Battle Ground council discusses sales tax to fund road preservation


Battle Ground may place a sales tax measure on the ballot in order to fund road preservation.

During meetings on April 18 and May 2, the Battle Ground City Council discussed the potential to enact a sales tax of up to .3% through either a council vote or a vote of the people. If approved, the tax would be collected by the city’s transportation benefit district, which supports road repair. 

During the April 18 meeting, Finance Director Meagan Lowery said the district formed in 2014 with a $20 vehicle registration fee. Collection of the fee started the following year.  

In 2019, voters approved Initiative 976 which limited the maximum amount of the registration fee. Though the initiative was ruled unconstitutional by the Washington State Supreme Court the following year, the city council voted to remove the fee on its own in 2020. 

The city collected about $290,000 annually through the fee. Even with the fee gone, the transportation benefit district still exists, Lowery explained, which allows a sales tax to fund it.

Battle Ground Public Works Director Mark Herceg said a 2020 analysis found the city’s “pavement condition index” (PCI) scored a 72 out of 100. If the city handles its roughly $23.3 million in deferred maintenance in five years, that index could increase to 82, Herceg said. With the city’s current annual investment of $750,000, the index would drop to 69.

Bumping up the city’s road preservation investment to $1.1 million could maintain the city’s PCI at 72, while increasing it to $1.8 million would improve it to 77, he said.

Lowery explained funding road preservation at $1.1 million annually is not sustainable in the long run.

Possible funding options include either a $20 or $40 vehicle registration fee, which the council could impose by a vote of its members, Lowery said. Recent state legislation also allows the council to approve a .1% sales tax for the benefit district. The city could impose up to a .3% sales tax, though anything above the .1% would require a simple majority vote from Battle Ground citizens.

Lowery said the sales tax route would last for 10 years, after which it would need to be renewed.

An advantage of going with a sales tax would be the ability for all those using Battle Ground roads to pay into their preservation. With vehicle registration fees, only the roughly 21,000 city residents would pay into the benefit district, whereas theoretically, the close to 83,000 residents of the city’s greater trade area would fund it through a sales tax, Lowery said.

Across the state, voted-in sales tax measures have been successful. Lowery said 17 cities in Washington ran sales tax measures from 2019 to 2021. All but two passed, with Woodland’s 2021 vote being one that failed. Ridgefield also had a similar vote which was successful that year.

Imposing a sales tax would generally collect more revenue for the benefit district. If put into place for all of 2023, the tax is projected to collect about $807,000, compared to the roughly $300,000 anticipated by a $20 registration fee that same year, according to information from city staff.

Councilor Shane Bowman asked whether the city would be able to complete the amount of work needed with the additional funds adequately given other factors. Bowman said in the past, the needed staffing to finish the projects would have resulted in less funding for the projects. 

“It was always something that was frustrating is we’re telling people we need your money … but we’re not getting the projects done,” Bowman said.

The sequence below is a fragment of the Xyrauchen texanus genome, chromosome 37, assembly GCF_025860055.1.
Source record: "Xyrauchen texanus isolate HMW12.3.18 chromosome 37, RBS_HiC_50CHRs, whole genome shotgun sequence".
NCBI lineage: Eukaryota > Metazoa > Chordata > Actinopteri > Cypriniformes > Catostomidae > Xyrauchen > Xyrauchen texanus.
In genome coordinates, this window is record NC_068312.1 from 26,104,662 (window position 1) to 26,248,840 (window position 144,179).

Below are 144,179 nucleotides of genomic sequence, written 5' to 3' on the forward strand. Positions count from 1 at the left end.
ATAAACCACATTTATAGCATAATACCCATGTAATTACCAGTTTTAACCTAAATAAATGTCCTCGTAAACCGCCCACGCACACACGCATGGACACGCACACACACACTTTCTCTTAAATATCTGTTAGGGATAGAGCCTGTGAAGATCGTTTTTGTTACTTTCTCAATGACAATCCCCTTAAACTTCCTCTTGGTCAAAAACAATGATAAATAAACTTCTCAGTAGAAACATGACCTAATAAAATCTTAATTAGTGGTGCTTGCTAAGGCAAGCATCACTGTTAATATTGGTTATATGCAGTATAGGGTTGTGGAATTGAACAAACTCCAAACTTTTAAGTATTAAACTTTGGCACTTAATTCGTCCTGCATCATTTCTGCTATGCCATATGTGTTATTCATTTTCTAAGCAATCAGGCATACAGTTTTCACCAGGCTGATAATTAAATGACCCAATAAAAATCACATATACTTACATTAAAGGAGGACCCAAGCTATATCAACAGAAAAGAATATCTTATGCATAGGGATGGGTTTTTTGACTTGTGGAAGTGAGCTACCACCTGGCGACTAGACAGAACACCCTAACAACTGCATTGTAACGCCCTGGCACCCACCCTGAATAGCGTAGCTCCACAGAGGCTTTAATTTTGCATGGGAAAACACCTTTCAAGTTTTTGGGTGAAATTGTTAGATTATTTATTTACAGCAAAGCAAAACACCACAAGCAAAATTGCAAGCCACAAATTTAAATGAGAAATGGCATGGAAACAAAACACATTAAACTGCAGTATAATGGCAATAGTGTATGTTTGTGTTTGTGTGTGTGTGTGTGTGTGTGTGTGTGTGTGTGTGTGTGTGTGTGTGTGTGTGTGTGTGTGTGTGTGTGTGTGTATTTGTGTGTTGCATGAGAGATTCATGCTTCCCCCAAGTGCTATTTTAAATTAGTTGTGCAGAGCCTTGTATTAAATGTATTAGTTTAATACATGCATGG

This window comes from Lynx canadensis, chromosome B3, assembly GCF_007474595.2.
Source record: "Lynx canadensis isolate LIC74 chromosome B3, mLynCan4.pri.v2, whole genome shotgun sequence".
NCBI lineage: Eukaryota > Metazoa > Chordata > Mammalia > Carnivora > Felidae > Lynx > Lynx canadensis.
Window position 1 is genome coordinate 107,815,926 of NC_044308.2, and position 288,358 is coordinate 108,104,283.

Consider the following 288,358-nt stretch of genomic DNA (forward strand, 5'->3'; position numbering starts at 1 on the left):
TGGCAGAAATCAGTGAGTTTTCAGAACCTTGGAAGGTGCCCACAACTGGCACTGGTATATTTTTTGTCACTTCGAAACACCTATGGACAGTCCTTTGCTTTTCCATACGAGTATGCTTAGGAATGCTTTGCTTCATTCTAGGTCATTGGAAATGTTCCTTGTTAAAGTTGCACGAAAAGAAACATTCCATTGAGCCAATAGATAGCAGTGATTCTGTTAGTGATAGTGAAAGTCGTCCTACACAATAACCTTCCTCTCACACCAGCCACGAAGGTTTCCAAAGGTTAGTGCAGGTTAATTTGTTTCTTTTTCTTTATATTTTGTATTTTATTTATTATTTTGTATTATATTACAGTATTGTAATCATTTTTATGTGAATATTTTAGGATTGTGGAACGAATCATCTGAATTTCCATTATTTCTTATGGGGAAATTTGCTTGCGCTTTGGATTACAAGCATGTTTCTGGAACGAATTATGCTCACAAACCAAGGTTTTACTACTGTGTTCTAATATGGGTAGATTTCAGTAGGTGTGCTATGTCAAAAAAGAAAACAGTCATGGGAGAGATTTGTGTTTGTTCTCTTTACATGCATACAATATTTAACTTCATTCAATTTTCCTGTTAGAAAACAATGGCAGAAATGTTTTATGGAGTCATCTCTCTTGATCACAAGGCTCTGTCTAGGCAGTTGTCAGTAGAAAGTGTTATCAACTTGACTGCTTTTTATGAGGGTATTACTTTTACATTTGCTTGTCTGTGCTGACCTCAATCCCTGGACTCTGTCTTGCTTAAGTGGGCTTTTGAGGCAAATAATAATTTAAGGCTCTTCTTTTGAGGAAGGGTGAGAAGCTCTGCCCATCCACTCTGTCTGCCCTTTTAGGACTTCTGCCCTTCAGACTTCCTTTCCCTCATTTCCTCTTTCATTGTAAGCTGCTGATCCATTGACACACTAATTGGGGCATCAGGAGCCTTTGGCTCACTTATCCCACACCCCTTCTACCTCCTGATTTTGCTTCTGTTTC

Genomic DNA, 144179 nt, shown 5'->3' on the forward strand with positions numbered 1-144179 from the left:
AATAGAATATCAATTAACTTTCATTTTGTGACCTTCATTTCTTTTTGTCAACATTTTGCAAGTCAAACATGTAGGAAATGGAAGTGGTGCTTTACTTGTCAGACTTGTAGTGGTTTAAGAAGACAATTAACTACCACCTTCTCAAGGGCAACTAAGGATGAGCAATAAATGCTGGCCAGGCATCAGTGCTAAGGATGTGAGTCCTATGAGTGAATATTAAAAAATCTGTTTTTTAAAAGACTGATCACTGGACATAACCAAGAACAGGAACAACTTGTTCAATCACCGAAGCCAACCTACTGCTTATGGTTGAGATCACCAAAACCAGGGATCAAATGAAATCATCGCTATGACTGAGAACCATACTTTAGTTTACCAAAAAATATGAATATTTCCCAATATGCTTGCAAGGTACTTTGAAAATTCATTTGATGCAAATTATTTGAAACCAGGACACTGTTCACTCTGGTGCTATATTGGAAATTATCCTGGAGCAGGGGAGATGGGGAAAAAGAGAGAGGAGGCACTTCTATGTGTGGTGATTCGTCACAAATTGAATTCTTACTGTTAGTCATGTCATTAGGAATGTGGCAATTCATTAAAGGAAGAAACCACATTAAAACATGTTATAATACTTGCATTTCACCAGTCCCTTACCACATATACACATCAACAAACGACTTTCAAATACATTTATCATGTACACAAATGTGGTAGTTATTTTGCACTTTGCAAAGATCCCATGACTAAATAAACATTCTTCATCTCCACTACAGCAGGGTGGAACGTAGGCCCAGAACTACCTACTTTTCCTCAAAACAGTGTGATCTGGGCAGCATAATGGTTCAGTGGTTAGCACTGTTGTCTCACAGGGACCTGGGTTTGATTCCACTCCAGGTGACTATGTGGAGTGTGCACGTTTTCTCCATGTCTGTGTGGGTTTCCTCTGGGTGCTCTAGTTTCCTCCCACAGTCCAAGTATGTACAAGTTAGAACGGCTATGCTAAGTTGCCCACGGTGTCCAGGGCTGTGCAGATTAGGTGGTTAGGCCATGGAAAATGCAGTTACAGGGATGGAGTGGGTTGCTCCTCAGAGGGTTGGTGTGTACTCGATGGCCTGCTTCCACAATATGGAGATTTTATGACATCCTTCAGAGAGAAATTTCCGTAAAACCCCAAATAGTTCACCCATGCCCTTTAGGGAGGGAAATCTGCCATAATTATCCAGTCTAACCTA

Herceg said the biggest issue with road project completion is work like crack sealing which can only be completed in a limited timeframe throughout the year.

Councilor Adrian Cortes said he would be in favor of placing a sales tax measure in front of voters, but not this year.

“Inflation is just through the roof right now and I don’t think we would find favorable results,” Cortes said.

The council returned to discussions on road funding during its May 2 meeting. At the meeting, the council was presented with a scenario that focused on what a reduction in the city’s utility taxes would look like. Currently the city collects 12% on water, sewer and storm drainage utilities.

Councilor Cherish DesRochers said she supports some amount of utility tax decrease if a sales tax is enacted to avoid tacking on more of a burden onto residents. She instead supports spreading the cost to those who use the city’s roads.

“I just wish that we could offset that (tax) slightly for the people that already live here,” DesRochers said.

Dropping the utility taxes by half to 6% would mean the city would collect $652,000 less on an annual basis, according to staff projections.

Bowman said he isn’t in favor of a utility tax drop at the same time as a sales tax increase, since both funding sources go through the city’s general fund.

“It doesn’t make any sense to put .1% of a tax on people and then turn around and give money back. If we’re going to do that, then just don’t take the tax,” Bowman said. 

Councilor Shauna Walters said one of the most common citizen complaints she hears is on the condition of the city’s roads. Walters said she would be in favor of bringing a sales tax to a vote by the residents.

“I think if we tell them what we’re asking for, we can let them decide whether this is something that they can afford to pay for,” Walters said.

Mayor Philip Johnson brought up that every $100 spent would result in 10 cents of tax. He said Northeast Seventh Street is in particularly bad shape.

“I can barely walk on the road for what comes through the bottom of my shoe,” Johnson said.

Toward the end of the May 2 discussion, Johnson directed staff to bring the benefit district funding discussion back in the future.